- Becomes unable to function at their job, possibly being demoted or terminated, thus putting the family finances in jeopardy
- Loses interest in their physical appearance, possibly gaining weight and ignoring hygiene, becoming less appealing to the wife
- Becomes more negative or depressed, unpleasant to be around
- Becomes increasingly uninterested in participating in activities the couple used to enjoy, due to decreased energy and vitality caused by the excessive alcohol consumption
- Becomes so mired in the alcoholism that the marriage ends in divorce
When the Angry Alcoholic Husband is in Denial
Many times those with an obvious alcohol problem may outwardly appear to be in utter denial about their problem. Regardless of the mounting negative consequences the individual clings to the belief that they are just fine. However, just underneath the surface are feelings of shame and guilt about their alcoholism. When intoxicated, these unwanted emotions can bubble up and manifest in anger and rage, many times directed toward a spouse.
Here are some common denial strategies:
- Everyone drinks. The alcoholic will assure his spouse that drinking is a universal practice and he is just like anyone else who enjoys a cocktail, even stating that he doesn’t drink as much as others.
- I am only hurting myself. This flippant statement exposes his denial of the many ways his alcoholism is causing harm to others. They claim it is only their life and their body they are harming.
- You are the one with the problem. This is an attempt to shift the blame to the spouse while making the spouse appear to be unreasonable.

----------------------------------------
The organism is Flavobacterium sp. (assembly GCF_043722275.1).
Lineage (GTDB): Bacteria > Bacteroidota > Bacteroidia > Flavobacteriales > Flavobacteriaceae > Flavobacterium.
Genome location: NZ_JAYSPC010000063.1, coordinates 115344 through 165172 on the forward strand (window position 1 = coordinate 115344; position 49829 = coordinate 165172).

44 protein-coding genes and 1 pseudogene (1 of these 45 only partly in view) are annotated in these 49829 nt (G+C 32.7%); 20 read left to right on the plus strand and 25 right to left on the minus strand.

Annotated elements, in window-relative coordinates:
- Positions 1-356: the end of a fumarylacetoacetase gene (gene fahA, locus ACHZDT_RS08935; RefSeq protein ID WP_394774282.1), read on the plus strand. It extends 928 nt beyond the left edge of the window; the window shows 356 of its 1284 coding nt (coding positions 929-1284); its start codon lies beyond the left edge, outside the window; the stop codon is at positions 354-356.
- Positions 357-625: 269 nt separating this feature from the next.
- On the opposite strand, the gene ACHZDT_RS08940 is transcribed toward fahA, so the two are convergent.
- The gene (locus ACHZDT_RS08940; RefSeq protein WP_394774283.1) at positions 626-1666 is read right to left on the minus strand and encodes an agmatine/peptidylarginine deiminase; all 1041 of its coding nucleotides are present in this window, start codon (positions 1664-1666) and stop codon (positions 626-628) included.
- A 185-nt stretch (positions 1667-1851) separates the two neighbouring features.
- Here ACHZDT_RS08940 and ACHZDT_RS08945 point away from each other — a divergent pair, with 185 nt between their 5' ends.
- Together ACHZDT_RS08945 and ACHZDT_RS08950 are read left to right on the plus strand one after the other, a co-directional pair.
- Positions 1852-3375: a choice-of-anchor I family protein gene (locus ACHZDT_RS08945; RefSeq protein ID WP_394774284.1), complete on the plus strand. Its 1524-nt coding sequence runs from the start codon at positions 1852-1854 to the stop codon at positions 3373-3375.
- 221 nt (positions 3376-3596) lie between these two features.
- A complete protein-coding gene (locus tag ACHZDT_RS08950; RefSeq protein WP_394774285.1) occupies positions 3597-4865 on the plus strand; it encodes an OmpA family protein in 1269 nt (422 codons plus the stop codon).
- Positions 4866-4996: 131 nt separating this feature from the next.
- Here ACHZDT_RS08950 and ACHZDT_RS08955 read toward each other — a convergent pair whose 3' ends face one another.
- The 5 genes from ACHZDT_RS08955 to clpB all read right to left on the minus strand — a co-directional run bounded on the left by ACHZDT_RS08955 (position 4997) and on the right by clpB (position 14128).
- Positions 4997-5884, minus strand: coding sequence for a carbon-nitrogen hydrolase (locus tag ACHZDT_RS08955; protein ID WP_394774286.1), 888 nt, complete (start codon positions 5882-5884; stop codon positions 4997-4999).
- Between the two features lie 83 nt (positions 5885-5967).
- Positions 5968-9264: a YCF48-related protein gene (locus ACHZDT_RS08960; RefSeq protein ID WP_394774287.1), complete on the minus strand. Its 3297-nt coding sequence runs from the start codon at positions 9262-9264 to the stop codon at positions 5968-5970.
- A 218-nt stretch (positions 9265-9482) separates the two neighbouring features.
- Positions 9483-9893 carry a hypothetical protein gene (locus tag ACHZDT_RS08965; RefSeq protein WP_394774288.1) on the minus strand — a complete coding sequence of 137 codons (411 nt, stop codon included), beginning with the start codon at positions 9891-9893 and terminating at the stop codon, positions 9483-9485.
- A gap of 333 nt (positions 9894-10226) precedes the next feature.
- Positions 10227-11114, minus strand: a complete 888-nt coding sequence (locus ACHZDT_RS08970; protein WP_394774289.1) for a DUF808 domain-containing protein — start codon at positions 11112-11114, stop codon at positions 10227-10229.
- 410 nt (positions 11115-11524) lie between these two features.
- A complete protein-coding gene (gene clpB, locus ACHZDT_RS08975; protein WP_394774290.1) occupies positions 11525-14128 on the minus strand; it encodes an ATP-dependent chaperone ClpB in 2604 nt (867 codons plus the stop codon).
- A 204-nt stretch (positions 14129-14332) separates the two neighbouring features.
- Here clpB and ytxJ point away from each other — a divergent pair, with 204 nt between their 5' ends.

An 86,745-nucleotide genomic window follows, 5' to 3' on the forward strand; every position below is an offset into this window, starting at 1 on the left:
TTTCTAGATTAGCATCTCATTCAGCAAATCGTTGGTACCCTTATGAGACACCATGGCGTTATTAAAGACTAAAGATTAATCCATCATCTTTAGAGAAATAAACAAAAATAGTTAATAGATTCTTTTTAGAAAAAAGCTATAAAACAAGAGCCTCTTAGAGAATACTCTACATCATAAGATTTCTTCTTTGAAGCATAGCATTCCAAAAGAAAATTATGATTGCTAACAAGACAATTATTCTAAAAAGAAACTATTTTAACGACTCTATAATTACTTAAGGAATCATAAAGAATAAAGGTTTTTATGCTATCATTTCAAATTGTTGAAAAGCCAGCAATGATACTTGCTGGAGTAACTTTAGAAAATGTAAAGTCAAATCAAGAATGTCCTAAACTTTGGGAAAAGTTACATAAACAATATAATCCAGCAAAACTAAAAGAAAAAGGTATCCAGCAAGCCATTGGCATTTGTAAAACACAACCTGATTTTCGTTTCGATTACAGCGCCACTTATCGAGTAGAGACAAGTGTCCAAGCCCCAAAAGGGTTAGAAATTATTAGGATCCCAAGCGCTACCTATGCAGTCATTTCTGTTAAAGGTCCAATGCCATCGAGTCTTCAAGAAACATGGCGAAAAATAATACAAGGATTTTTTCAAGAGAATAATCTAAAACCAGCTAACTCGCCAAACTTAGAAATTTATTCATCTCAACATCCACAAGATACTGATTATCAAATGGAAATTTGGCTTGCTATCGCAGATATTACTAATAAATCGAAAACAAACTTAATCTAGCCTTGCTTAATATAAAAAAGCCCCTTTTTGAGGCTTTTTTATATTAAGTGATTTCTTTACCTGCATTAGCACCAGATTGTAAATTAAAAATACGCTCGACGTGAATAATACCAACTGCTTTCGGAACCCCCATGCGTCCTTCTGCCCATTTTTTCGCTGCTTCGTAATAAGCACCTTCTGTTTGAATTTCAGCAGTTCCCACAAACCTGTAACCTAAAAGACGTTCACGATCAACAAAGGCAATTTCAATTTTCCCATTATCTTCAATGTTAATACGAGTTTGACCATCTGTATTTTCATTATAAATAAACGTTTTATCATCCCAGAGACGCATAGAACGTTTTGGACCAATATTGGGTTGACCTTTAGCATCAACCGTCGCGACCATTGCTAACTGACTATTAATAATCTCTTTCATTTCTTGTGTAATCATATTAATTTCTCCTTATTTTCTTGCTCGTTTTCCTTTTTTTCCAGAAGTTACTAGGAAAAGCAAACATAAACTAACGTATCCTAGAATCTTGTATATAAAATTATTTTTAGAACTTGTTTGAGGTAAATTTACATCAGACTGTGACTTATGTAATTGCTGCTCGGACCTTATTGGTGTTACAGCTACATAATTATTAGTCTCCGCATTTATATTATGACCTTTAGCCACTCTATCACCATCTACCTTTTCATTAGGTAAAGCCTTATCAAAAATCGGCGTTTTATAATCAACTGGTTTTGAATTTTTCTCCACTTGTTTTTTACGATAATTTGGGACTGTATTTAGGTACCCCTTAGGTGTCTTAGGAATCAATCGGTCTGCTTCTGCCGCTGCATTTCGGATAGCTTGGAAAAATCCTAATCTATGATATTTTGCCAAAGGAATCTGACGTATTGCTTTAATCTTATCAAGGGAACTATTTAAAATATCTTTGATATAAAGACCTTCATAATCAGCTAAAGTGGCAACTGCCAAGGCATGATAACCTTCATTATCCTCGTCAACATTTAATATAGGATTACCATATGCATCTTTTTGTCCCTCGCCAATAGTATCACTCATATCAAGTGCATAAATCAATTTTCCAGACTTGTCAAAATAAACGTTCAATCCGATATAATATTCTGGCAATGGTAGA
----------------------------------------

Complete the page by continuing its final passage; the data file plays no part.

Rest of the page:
- I can stop whenever I want. Another common claim that they have complete control over their drinking and can quit any time at will.
- I need to drink. Citing job stress or family demands as validation to use alcohol as a means to relax.
- You knew I drank when you married me. The alcoholic attempts to justify his drinking as a trait that was clearly known when their partner decided to marry them.
- I function so I am not an alcoholic. The high functioning alcoholic will point out their ability to succeed at their profession, work out at the gym, participate in parental duties, stating that they couldn’t do those things if alcoholic.
- I don’t have time for treatment. A classic excuse used by those who cite time constraints as the reason they can’t go to rehab.
- Drinking is part of my job. The husband may claim that their livelihood depends on and must involve social drinking.
- I’m fine. Denial of the physical toll that drinking is taking on them, the alcoholic will proclaim that they are just fine, conveniently ignoring the physical signs of deterioration.
Is Anger and Underlying Factor in the Husband’s Alcohol Problem?
Certain personality traits may contribute to the development of an alcohol addiction. The individual might have unprocessed trauma, such as a history of physical or sexual abuse. He may have poorly formed impulse control, emotion regulation, or anger management skills. The presence of an underlying mental health disorder may instigate the need to use alcohol as a means of self-medication.
If the chronically angry alcoholic husband has accompanying mental health issues, he will benefit from a dual diagnosis treatment program. These programs provide both addiction recovery treatment as well as psychiatric interventions that can work in tandem to address both the alcohol dependence and the co-occurring emotional problems.